Ukrainian Jewish Heritage—Alfred Shreyer, Last Jew of Drohobych

Imagine everything that is dear to you in life has been lost. Imagine your world destroyed. And imagine if you can find the strength to move ahead.

In 2011 the Austrian director Paul Rosdy released his film The Last Jew from Drohobych. The documentary chronicles the astonishing path of one man’s journey through the treacherous history of Eastern Europe.

Alfred Schreyer was born in 1922 in Drohobych, a thriving town then in Poland, and now in Western Ukraine. His mother Leontina was a pharmacist. His father Benno had a doctorate from the University of Zurich and was a chief chemist at an oil refinery. Both were very musical and Alfred learned to play the cello.

Later, in high school, Alfred was a student of the world-renowned writer and painter Bruno Schulz. Just like Alfred, Bruno Schulz spent most of his life in Drohobych. Schulz’s acclaimed books, The Street of Crocodiles and The Sanatorium Under the Sign of the Hourglass, both now translated into many languages, can still be felt and seen on every street corner in Drohobych.

The outbreak of the Second World War however turned Drohobych upside down.

Yet life continued. Alfred graduated from high school in 1940, during the first Soviet occupation of Western Ukraine. He earned his first money in a vocal quartet.

After the German army arrived in June 1941, five forced labour camps were established in Drohobych. Alfred worked in a carpentry workshop in a nearby village. The family had to leave their home and move into the ghetto.

The killings soon started. At first smaller groups of Jews were assembled and then shot in the forest. On August 5, 1942, five thousand Jews from Drohobych were deported to Belzec and gassed. Among them were Alfred’s father, an uncle, a grandmother, and an aunt.

And in November 1942 Alfred’s teacher Bruno Schulz was shot by a Gestapo officer in the streets of Drohobych.

In 1943, three forced labour camps were liquidated all on one day. Eleven thousand Jews from Drohobych and its surroundings were shot in the woods. Alfred’s mother was among them.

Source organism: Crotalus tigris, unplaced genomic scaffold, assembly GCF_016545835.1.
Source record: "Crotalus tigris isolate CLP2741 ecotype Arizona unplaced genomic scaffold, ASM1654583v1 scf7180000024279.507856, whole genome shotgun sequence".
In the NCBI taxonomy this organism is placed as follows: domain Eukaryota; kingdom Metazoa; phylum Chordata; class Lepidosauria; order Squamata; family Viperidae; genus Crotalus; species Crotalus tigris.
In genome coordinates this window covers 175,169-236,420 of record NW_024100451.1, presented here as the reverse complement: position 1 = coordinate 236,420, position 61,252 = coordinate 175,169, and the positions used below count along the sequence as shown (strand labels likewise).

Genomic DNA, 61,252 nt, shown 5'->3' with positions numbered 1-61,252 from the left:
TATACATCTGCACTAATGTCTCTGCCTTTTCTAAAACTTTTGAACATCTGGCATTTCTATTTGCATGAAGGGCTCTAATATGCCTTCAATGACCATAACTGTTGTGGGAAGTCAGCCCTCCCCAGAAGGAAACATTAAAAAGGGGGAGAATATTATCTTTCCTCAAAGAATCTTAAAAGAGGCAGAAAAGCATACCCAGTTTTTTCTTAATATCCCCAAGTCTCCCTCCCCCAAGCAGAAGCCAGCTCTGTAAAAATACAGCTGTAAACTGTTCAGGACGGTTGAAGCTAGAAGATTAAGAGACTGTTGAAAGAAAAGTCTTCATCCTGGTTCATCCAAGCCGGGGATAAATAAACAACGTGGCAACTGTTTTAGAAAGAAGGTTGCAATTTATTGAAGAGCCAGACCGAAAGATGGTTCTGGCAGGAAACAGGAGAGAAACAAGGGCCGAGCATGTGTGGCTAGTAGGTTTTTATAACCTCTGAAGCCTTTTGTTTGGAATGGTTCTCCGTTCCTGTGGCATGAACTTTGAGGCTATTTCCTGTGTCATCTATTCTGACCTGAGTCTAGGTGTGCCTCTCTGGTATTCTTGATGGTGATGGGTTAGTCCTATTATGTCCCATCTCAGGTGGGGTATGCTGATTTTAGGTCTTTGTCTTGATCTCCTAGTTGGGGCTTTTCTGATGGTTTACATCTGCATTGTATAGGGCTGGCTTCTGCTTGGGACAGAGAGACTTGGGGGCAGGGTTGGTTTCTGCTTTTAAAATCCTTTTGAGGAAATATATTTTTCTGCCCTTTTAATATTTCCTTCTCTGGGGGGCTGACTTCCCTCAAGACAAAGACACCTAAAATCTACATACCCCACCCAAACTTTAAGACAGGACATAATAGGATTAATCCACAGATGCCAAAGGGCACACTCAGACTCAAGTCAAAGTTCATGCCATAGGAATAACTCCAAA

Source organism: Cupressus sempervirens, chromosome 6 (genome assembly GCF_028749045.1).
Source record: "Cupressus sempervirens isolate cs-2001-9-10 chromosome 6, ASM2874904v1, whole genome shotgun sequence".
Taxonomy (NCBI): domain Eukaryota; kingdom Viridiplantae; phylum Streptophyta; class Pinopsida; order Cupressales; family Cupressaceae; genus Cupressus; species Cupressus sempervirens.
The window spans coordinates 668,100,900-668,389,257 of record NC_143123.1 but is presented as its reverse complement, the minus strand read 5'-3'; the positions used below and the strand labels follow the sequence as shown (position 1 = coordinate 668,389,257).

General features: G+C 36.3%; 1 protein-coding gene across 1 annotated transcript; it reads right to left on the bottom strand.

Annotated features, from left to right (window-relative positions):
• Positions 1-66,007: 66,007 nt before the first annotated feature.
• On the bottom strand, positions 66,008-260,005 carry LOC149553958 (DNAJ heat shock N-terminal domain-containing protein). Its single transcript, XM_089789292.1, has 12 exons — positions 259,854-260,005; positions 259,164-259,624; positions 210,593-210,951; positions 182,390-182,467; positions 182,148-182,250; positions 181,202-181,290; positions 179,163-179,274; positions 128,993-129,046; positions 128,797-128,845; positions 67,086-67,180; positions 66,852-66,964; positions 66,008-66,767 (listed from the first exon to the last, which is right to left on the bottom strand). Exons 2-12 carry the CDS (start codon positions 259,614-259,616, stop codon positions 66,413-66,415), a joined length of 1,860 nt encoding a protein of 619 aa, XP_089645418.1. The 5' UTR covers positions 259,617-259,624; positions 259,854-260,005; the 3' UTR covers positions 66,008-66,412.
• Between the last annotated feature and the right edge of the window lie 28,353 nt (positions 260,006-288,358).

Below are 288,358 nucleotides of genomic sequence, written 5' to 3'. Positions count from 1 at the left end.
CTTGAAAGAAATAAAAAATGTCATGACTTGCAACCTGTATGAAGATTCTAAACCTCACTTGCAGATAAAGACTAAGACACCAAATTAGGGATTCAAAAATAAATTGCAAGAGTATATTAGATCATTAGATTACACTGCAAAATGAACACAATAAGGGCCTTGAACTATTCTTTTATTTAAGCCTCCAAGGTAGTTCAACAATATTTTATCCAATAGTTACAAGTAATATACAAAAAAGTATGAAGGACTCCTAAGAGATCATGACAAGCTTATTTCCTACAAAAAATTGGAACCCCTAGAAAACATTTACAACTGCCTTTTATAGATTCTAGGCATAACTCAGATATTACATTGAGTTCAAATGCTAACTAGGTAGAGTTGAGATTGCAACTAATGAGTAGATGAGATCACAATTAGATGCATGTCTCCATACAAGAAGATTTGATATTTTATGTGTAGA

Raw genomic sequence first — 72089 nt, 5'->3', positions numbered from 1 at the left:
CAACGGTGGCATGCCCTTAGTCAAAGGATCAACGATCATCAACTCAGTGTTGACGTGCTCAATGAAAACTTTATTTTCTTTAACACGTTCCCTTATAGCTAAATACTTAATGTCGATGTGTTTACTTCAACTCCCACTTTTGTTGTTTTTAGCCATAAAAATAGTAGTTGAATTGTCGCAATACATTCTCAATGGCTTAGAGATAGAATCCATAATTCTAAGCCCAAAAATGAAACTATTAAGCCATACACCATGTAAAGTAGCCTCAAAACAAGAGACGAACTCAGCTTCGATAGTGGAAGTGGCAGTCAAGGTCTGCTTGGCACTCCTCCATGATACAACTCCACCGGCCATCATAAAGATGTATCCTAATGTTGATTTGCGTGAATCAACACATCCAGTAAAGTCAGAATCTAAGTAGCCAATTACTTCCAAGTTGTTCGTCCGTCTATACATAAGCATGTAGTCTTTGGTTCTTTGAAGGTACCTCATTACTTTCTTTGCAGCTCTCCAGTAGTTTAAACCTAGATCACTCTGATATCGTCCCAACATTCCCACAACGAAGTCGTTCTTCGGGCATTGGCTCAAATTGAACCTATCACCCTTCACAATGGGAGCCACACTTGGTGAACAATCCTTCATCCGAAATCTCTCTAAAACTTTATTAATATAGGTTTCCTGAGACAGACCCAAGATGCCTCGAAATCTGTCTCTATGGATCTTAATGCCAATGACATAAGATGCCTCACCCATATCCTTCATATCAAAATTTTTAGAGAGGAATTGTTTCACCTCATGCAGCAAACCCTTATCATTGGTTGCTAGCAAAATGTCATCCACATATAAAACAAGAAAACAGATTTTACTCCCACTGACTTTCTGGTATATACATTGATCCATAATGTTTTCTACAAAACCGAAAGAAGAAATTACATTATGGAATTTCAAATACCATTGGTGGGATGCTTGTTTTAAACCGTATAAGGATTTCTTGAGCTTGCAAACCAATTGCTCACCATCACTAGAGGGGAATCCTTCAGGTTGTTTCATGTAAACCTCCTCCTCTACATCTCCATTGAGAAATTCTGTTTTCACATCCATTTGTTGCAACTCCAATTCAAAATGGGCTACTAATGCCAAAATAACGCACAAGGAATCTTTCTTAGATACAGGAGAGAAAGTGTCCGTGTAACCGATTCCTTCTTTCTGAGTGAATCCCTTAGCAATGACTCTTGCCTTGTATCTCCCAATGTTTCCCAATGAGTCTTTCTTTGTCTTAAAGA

Alfred, young and still strong, was forced to work in a Ceramic Workshop camp and later at the Carpathian Oil Corporation, the last forced labour camp in Drohobych.

In April 1944 the front lines of the war were once again nearing Drohobych. Alfred and all the other workers were sent further west to concentration camps in Germany. Suddenly one day near Leipzig the prisoners were told to march. There was no destination. This was a death march. Alfred survived by his wits and good luck.

After the war ended Alfred had a chance to go to Argentina, where there was an aunt and an uncle. But when he saw the barracks of the Red Cross in Berlin, he decided spontaneously to return to Drohobych.

Absolutely nothing was left of Alfred’s former life in Drohobych. But he found a new home in the local Cinema Lobby Orchestra. Alfred’s orchestra had a singer and eleven musicians—three saxophones, two trumpets and trombone, piano, drums, accordion, violin, and bass. They played overtures, songs, waltzes, and special arrangements when a music film was in the schedule. The orchestras would play in the lobby for thirty to forty minutes before screening time. Each week there was a new music program.

Alfred never lost his optimism. He had lost everything but his life. And he moved his life forward in a beautiful way. Through music. He found his luck, despite everything, in the Cinema Lobby Orchestra.

Alfred Schreyer passed away on April 25, 2015. His extraordinary story reflects a life caught between tragedy and resilience. A life that transcended the toxic hatreds of the 20th century.

This has been Ukrainian Jewish Heritage on Nash Holos Ukrainian Roots Radio. From San Francisco, I’m Peter Bejger. Until next time, shalom!

Ukrainian Jewish Heritage is sponsored by Ukrainian Jewish Encounter Initiative.

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